As unemployment hits 2.56 million, unions say Chancellor must change course
Unions have queued up to condemn Chancellor George Osborne’s economic strategy after yesterday’s job figures showed unemployment rose by 70,000 to 2.56 million.
TUC general secretary Frances O’Grady said: “These figures make for grim reading. Unemployment is up, average wage growth is at its lowest since 2009, and long-term joblessness is continuing to rise.
“In the week that IMF called on the government to ease off austerity, today’s results provide further evidence of why the Chancellor must change course and prioritise jobs, growth and living standards.
“Our jobs market is a long way off a strong recovery and is being made worse by economic policies which are failing to deliver sustained employment growth and rising real wages.”
UNISON general Secretary Dave Prentis, said: “This rise in unemployment is further proof that the Chancellor has lost his grip on the economy. Every job lost is a personal tragedy and yet compared to pre-crisis levels, there are a million more people facing the misery of unemployment in the UK. The government has failed every single one of these people.
“The government has to start taking effective action to turn our economy around. It must stop the public sector jobs carnage – more than 400 jobs are lost from the sector every single day. Instead of targeting benefits, the government must focus on creating jobs. And the consequences of holding down public sector pay are being felt on the high street, local shops and businesses are suffering because workers have nothing left at the end of the month.”
Unite general secretary Len McCluskey said: “The rise in unemployment is a stark reminder that we have a government led by a party that thinks unemployment is a ‘price worth paying’.
“As George Osborne resurrects the failed policies of Thatcher and feeds his addiction to austerity, the number of long-term unemployed grows and a generation of young people face a life on the dole.
“David Cameron’s claim that we are all Thatcherites is an insult to the communities still ravaged by the dark days of the Thatcher era and will send a chill down the spines of those struggling to find work today.
“Britain is fast becoming a place of insecure work and low wages as communities still bearing the scars of the eighties are once more being sacrificed by Osborne’s ‘hands free’ handling of the economy.
“With the IMF warning that he is ‘playing with fire’ and the ranks of unemployed growing, now is the time for Osborne to ditch the failed policies of the past and focus on growing the economy for the many not the few.”
UCU general secretary Sally Hunt said: “The chancellor used last month’s budget to say that education is vital to the long-term prospects of the country. He is right, but sadly government policies are the polar opposite of his rhetoric and words alone will do nothing for the almost one million unemployed young people.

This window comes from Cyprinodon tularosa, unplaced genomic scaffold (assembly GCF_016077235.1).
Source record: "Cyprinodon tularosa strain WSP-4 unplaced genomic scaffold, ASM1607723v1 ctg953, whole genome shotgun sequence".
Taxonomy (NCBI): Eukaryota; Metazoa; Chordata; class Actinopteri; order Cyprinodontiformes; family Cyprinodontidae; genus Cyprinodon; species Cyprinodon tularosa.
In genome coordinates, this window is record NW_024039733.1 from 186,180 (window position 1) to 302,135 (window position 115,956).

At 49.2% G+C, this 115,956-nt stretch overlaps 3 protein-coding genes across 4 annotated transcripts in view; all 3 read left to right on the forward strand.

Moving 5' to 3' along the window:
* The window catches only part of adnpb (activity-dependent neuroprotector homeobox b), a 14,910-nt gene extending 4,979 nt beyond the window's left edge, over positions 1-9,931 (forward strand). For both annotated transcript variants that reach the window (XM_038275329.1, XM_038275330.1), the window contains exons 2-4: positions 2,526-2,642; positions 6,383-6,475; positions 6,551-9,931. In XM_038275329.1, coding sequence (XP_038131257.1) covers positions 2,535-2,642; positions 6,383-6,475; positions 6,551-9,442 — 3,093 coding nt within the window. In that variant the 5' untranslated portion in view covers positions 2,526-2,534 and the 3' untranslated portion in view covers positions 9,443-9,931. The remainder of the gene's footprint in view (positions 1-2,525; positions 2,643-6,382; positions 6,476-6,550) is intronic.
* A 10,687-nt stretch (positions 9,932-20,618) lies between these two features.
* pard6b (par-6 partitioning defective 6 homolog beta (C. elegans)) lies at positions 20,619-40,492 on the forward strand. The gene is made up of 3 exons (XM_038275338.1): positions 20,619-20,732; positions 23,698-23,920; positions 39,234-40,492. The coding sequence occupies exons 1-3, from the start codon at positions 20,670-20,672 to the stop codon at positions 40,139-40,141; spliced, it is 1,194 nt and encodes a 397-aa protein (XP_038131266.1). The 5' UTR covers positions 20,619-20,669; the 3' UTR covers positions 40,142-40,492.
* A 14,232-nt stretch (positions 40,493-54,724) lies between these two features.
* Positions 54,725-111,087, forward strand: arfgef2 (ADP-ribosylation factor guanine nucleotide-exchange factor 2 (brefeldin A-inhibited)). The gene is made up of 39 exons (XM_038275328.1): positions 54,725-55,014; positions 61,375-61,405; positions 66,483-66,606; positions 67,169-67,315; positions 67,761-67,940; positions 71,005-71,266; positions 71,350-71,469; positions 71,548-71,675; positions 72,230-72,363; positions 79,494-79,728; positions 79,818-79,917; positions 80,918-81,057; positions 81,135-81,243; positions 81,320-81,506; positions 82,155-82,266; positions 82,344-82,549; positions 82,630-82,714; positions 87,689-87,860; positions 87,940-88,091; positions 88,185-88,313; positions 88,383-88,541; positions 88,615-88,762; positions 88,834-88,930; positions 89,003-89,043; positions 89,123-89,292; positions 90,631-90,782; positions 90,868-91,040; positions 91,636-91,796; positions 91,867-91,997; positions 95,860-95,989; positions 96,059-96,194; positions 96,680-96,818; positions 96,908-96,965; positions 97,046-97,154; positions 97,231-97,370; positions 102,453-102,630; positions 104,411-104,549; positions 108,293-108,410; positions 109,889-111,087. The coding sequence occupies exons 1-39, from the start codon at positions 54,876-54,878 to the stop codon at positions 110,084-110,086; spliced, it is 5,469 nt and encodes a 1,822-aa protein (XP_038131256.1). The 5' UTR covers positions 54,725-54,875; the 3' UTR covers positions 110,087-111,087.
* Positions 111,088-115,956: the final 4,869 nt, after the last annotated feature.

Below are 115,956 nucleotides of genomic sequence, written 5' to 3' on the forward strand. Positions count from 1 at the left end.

“The jobs market is incredibly tough at the moment and young people are suffering the most, as they typically do in difficult times. The government has to improve access to education and jobs to avoid relegating thousands of people to the fringes of society.”
GMB general secretary Paul Kenny said: “That there are more than two and a half million out of work in the UK in the sixth year of a recession shows the sheer waste of human talent that prevails every day. Nearly a million of these are young workers seeking work.
“The Chancellor should heed IMF advice to change course to grow the economy to end this needless waste of human talent.
“Mr Osborne should be sacked if he persists in refusing to accept that it is not possible to deflate an economy to growth and a balanced budget.
“The government recently identified the skilled jobs where there are shortages of labour and twenty new engineering job categories are included in The Shortage Occupations List, a register of jobs which are exempt from strict immigration rules.
“With such massive pool of unemployed workers surely it is not beyond the wit of Westminster politicians and employers to make the necessary investment in training to up-skill our own people to meet the needs of the economy.
“Which bit of this is too complicated for the government to understand? It demands that government and employers follow this simple industrial strategy of training the unemployed to fill these jobs.”
NUT general secretary Christine Blower said: “Today’s unemployment figures are yet another sign that the government’s austerity measures are not working. Youth unemployment, up by 20,000, is both a waste of talent and the wrong start in life that can lead to a feeling of hopelessness. Schemes such as apprenticeships can provide a bridge between education and the workplace for many young people. We need many more high quality workplace-based apprenticeships, all of them paying at least the living wage and which lead to guaranteed employment on completion.
“To prevent us descending into a situation whereby it is only those with money who can continue in education, we need to keep calling for the full restoration of the Education Maintenance Allowance and the eradication of higher education tuition fees. Many of the children who will have been affected by these measures will be at higher risk of unemployment.
“Government really does need to address the issues of unemployment and the disastrous effect it has on the economy and the individual. Our young people are society’s future; their skills and education need to be developed for the sake of our economic future. The IMF has today said that the government’s austerity plans are not working and need to be reined back, these figures compound those concerns.”
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